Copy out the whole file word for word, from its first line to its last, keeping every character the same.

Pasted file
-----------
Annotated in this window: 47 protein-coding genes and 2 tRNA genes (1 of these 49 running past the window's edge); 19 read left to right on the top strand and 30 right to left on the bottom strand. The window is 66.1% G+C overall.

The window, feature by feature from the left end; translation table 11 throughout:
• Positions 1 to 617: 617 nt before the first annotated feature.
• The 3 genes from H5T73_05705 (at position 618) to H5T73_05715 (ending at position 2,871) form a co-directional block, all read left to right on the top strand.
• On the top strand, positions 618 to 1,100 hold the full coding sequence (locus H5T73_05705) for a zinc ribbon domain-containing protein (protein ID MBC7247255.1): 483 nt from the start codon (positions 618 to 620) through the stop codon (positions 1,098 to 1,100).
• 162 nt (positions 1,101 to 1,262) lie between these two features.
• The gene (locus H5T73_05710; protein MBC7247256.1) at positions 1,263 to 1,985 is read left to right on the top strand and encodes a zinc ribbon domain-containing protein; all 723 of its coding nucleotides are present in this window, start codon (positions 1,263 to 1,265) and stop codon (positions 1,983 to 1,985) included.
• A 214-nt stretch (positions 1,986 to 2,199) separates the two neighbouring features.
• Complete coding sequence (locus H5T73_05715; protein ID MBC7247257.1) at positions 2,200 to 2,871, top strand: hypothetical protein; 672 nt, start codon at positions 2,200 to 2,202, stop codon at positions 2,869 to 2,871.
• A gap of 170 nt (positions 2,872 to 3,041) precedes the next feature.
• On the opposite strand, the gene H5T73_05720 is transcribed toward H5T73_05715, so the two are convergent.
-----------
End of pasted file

Annotated in this window: 47 protein-coding genes and 2 tRNA genes (1 of these 49 running past the window's edge); 19 read left to right on the top strand and 30 right to left on the bottom strand. The window is 66.1% G+C overall.

The window, feature by feature from the left end; translation table 11 throughout:
• Positions 1 to 617: 617 nt before the first annotated feature.
• The 3 genes from H5T73_05705 (at position 618) to H5T73_05715 (ending at position 2,871) form a co-directional block, all read left to right on the top strand.
• On the top strand, positions 618 to 1,100 hold the full coding sequence (locus H5T73_05705) for a zinc ribbon domain-containing protein (protein ID MBC7247255.1): 483 nt from the start codon (positions 618 to 620) through the stop codon (positions 1,098 to 1,100).
• 162 nt (positions 1,101 to 1,262) lie between these two features.
• The gene (locus H5T73_05710; protein MBC7247256.1) at positions 1,263 to 1,985 is read left to right on the top strand and encodes a zinc ribbon domain-containing protein; all 723 of its coding nucleotides are present in this window, start codon (positions 1,263 to 1,265) and stop codon (positions 1,983 to 1,985) included.
• A 214-nt stretch (positions 1,986 to 2,199) separates the two neighbouring features.
• Complete coding sequence (locus H5T73_05715; protein ID MBC7247257.1) at positions 2,200 to 2,871, top strand: hypothetical protein; 672 nt, start codon at positions 2,200 to 2,202, stop codon at positions 2,869 to 2,871.
• A gap of 170 nt (positions 2,872 to 3,041) precedes the next feature.
• On the opposite strand, the gene H5T73_05720 is transcribed toward H5T73_05715, so the two are convergent.